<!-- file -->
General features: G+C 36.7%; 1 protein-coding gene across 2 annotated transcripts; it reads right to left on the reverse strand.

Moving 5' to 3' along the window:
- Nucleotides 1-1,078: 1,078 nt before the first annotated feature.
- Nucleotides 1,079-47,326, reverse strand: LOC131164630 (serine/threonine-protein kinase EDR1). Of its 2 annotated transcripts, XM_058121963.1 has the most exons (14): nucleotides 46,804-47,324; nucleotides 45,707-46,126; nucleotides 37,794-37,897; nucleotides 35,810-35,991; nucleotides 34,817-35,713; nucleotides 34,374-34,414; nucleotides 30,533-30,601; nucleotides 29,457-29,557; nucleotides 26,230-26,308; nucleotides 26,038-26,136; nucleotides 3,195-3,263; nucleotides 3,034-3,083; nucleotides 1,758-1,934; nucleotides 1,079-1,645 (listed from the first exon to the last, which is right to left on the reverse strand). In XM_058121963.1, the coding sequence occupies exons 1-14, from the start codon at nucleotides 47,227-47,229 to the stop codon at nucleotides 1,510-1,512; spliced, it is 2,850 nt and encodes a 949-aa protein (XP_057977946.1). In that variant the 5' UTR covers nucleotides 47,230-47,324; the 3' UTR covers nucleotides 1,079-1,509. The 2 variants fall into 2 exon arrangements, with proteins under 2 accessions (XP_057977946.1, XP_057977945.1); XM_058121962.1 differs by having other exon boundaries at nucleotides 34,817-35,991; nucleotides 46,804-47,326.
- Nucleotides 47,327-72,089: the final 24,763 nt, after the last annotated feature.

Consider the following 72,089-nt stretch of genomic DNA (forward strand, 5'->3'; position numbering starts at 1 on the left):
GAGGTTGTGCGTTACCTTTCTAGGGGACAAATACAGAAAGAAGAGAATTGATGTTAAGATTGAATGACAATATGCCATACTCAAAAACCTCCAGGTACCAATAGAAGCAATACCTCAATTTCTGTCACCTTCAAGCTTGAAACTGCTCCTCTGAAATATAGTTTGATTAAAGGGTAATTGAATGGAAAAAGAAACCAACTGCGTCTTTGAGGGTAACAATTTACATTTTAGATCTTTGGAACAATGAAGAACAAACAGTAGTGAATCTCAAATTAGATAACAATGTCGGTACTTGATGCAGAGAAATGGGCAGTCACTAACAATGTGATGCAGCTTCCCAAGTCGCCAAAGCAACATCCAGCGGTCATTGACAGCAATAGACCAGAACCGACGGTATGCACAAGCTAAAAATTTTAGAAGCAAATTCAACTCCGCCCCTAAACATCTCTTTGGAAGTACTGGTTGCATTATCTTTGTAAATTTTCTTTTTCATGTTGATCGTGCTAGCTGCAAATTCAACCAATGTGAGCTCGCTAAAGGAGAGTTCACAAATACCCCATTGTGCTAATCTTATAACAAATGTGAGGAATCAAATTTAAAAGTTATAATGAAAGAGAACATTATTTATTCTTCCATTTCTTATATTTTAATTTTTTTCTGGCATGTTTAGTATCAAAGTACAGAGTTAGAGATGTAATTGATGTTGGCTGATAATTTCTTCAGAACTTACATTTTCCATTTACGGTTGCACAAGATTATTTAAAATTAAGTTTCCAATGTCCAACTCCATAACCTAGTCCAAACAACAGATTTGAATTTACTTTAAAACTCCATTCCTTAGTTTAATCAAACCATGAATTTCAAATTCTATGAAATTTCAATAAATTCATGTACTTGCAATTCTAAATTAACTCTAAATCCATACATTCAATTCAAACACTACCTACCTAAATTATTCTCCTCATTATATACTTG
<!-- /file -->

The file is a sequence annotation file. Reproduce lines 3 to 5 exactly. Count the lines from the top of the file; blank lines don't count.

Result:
- Nucleotides 1-1,078: 1,078 nt before the first annotated feature.
- Nucleotides 1,079-47,326, reverse strand: LOC131164630 (serine/threonine-protein kinase EDR1). Of its 2 annotated transcripts, XM_058121963.1 has the most exons (14): nucleotides 46,804-47,324; nucleotides 45,707-46,126; nucleotides 37,794-37,897; nucleotides 35,810-35,991; nucleotides 34,817-35,713; nucleotides 34,374-34,414; nucleotides 30,533-30,601; nucleotides 29,457-29,557; nucleotides 26,230-26,308; nucleotides 26,038-26,136; nucleotides 3,195-3,263; nucleotides 3,034-3,083; nucleotides 1,758-1,934; nucleotides 1,079-1,645 (listed from the first exon to the last, which is right to left on the reverse strand). In XM_058121963.1, the coding sequence occupies exons 1-14, from the start codon at nucleotides 47,227-47,229 to the stop codon at nucleotides 1,510-1,512; spliced, it is 2,850 nt and encodes a 949-aa protein (XP_057977946.1). In that variant the 5' UTR covers nucleotides 47,230-47,324; the 3' UTR covers nucleotides 1,079-1,509. The 2 variants fall into 2 exon arrangements, with proteins under 2 accessions (XP_057977946.1, XP_057977945.1); XM_058121962.1 differs by having other exon boundaries at nucleotides 34,817-35,991; nucleotides 46,804-47,326.
- Nucleotides 47,327-72,089: the final 24,763 nt, after the last annotated feature.